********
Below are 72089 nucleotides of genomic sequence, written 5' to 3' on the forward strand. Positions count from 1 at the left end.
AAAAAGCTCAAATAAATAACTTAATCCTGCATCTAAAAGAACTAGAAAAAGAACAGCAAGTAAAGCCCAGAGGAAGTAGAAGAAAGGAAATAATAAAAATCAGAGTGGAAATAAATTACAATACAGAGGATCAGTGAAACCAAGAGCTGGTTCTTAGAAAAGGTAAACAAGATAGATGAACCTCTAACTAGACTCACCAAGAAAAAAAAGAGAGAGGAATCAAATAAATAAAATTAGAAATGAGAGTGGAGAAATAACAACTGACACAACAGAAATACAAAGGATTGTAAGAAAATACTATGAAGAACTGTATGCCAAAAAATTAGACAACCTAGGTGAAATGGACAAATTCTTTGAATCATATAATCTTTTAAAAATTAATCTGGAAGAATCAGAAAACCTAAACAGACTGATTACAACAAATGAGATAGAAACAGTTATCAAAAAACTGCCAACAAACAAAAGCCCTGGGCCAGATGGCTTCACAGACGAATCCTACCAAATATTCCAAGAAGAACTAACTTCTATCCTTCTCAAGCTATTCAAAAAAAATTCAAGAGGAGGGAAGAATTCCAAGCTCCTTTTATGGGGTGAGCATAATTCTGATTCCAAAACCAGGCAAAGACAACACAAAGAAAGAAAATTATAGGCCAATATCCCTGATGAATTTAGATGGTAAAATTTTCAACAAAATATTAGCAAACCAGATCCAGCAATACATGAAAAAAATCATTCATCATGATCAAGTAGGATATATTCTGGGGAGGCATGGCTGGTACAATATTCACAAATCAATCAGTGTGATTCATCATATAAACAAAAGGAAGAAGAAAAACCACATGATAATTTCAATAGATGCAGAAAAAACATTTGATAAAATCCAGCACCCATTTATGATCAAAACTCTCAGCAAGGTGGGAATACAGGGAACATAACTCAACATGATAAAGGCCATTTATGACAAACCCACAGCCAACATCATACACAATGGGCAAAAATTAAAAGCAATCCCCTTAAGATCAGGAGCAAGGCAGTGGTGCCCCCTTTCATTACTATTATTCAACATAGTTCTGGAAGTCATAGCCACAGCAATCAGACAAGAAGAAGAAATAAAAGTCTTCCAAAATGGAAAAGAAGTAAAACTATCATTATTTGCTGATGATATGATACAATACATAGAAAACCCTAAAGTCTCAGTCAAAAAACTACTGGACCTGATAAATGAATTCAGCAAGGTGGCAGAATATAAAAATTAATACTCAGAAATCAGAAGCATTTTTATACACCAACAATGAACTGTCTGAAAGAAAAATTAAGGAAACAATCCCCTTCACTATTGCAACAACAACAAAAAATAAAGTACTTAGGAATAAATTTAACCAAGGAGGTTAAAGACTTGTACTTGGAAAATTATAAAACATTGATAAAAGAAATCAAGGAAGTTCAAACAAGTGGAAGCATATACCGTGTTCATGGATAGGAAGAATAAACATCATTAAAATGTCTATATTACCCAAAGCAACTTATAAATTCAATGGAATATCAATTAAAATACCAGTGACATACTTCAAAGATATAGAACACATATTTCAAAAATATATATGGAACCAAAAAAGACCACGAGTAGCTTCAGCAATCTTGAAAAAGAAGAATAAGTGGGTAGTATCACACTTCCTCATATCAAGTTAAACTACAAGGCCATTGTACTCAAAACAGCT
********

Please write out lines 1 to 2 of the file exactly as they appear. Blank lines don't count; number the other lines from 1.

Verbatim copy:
Below are 72089 nucleotides of genomic sequence, written 5' to 3' on the forward strand. Positions count from 1 at the left end.
AAAAAGCTCAAATAAATAACTTAATCCTGCATCTAAAAGAACTAGAAAAAGAACAGCAAGTAAAGCCCAGAGGAAGTAGAAGAAAGGAAATAATAAAAATCAGAGTGGAAATAAATTACAATACAGAGGATCAGTGAAACCAAGAGCTGGTTCTTAGAAAAGGTAAACAAGATAGATGAACCTCTAACTAGACTCACCAAGAAAAAAAAGAGAGAGGAATCAAATAAATAAAATTAGAAATGAGAGTGGAGAAATAACAACTGACACAACAGAAATACAAAGGATTGTAAGAAAATACTATGAAGAACTGTATGCCAAAAAATTAGACAACCTAGGTGAAATGGACAAATTCTTTGAATCATATAATCTTTTAAAAATTAATCTGGAAGAATCAGAAAACCTAAACAGACTGATTACAACAAATGAGATAGAAACAGTTATCAAAAAACTGCCAACAAACAAAAGCCCTGGGCCAGATGGCTTCACAGACGAATCCTACCAAATATTCCAAGAAGAACTAACTTCTATCCTTCTCAAGCTATTCAAAAAAAATTCAAGAGGAGGGAAGAATTCCAAGCTCCTTTTATGGGGTGAGCATAATTCTGATTCCAAAACCAGGCAAAGACAACACAAAGAAAGAAAATTATAGGCCAATATCCCTGATGAATTTAGATGGTAAAATTTTCAACAAAATATTAGCAAACCAGATCCAGCAATACATGAAAAAAATCATTCATCATGATCAAGTAGGATATATTCTGGGGAGGCATGGCTGGTACAATATTCACAAATCAATCAGTGTGATTCATCATATAAACAAAAGGAAGAAGAAAAACCACATGATAATTTCAATAGATGCAGAAAAAACATTTGATAAAATCCAGCACCCATTTATGATCAAAACTCTCAGCAAGGTGGGAATACAGGGAACATAACTCAACATGATAAAGGCCATTTATGACAAACCCACAGCCAACATCATACACAATGGGCAAAAATTAAAAGCAATCCCCTTAAGATCAGGAGCAAGGCAGTGGTGCCCCCTTTCATTACTATTATTCAACATAGTTCTGGAAGTCATAGCCACAGCAATCAGACAAGAAGAAGAAATAAAAGTCTTCCAAAATGGAAAAGAAGTAAAACTATCATTATTTGCTGATGATATGATACAATACATAGAAAACCCTAAAGTCTCAGTCAAAAAACTACTGGACCTGATAAATGAATTCAGCAAGGTGGCAGAATATAAAAATTAATACTCAGAAATCAGAAGCATTTTTATACACCAACAATGAACTGTCTGAAAGAAAAATTAAGGAAACAATCCCCTTCACTATTGCAACAACAACAAAAAATAAAGTACTTAGGAATAAATTTAACCAAGGAGGTTAAAGACTTGTACTTGGAAAATTATAAAACATTGATAAAAGAAATCAAGGAAGTTCAAACAAGTGGAAGCATATACCGTGTTCATGGATAGGAAGAATAAACATCATTAAAATGTCTATATTACCCAAAGCAACTTATAAATTCAATGGAATATCAATTAAAATACCAGTGACATACTTCAAAGATATAGAACACATATTTCAAAAATATATATGGAACCAAAAAAGACCACGAGTAGCTTCAGCAATCTTGAAAAAGAAGAATAAGTGGGTAGTATCACACTTCCTCATATCAAGTTAAACTACAAGGCCATTGTACTCAAAACAGCT